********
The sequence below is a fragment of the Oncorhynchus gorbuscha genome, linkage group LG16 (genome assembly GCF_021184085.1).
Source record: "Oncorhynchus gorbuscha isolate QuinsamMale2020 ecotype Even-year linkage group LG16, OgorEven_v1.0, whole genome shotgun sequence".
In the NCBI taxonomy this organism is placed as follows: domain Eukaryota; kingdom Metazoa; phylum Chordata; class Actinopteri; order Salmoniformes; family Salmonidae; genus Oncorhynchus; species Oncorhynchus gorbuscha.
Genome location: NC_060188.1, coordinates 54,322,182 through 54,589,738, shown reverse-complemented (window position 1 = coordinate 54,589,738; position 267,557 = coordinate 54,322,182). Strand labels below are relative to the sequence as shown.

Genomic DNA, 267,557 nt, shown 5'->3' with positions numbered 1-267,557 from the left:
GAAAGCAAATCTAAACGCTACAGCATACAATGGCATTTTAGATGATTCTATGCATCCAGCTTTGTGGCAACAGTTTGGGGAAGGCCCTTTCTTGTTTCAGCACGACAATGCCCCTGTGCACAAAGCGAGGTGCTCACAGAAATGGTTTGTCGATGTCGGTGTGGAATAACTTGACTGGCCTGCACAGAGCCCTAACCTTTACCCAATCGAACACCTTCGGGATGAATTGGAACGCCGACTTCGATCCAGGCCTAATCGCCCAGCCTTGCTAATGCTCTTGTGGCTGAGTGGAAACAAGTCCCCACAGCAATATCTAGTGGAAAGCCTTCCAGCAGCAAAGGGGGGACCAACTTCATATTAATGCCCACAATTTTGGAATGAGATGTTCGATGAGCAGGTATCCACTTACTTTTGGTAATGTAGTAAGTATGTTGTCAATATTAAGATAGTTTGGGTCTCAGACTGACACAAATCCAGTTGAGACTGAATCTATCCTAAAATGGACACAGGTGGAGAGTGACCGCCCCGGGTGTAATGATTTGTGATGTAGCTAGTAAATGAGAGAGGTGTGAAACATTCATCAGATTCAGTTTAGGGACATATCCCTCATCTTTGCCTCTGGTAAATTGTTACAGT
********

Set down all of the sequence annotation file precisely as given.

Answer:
The sequence below is a fragment of the Oncorhynchus gorbuscha genome, linkage group LG16 (genome assembly GCF_021184085.1).
Source record: "Oncorhynchus gorbuscha isolate QuinsamMale2020 ecotype Even-year linkage group LG16, OgorEven_v1.0, whole genome shotgun sequence".
In the NCBI taxonomy this organism is placed as follows: domain Eukaryota; kingdom Metazoa; phylum Chordata; class Actinopteri; order Salmoniformes; family Salmonidae; genus Oncorhynchus; species Oncorhynchus gorbuscha.
Genome location: NC_060188.1, coordinates 54,322,182 through 54,589,738, shown reverse-complemented (window position 1 = coordinate 54,589,738; position 267,557 = coordinate 54,322,182). Strand labels below are relative to the sequence as shown.

Genomic DNA, 267,557 nt, shown 5'->3' with positions numbered 1-267,557 from the left:
GAAAGCAAATCTAAACGCTACAGCATACAATGGCATTTTAGATGATTCTATGCATCCAGCTTTGTGGCAACAGTTTGGGGAAGGCCCTTTCTTGTTTCAGCACGACAATGCCCCTGTGCACAAAGCGAGGTGCTCACAGAAATGGTTTGTCGATGTCGGTGTGGAATAACTTGACTGGCCTGCACAGAGCCCTAACCTTTACCCAATCGAACACCTTCGGGATGAATTGGAACGCCGACTTCGATCCAGGCCTAATCGCCCAGCCTTGCTAATGCTCTTGTGGCTGAGTGGAAACAAGTCCCCACAGCAATATCTAGTGGAAAGCCTTCCAGCAGCAAAGGGGGGACCAACTTCATATTAATGCCCACAATTTTGGAATGAGATGTTCGATGAGCAGGTATCCACTTACTTTTGGTAATGTAGTAAGTATGTTGTCAATATTAAGATAGTTTGGGTCTCAGACTGACACAAATCCAGTTGAGACTGAATCTATCCTAAAATGGACACAGGTGGAGAGTGACCGCCCCGGGTGTAATGATTTGTGATGTAGCTAGTAAATGAGAGAGGTGTGAAACATTCATCAGATTCAGTTTAGGGACATATCCCTCATCTTTGCCTCTGGTAAATTGTTACAGT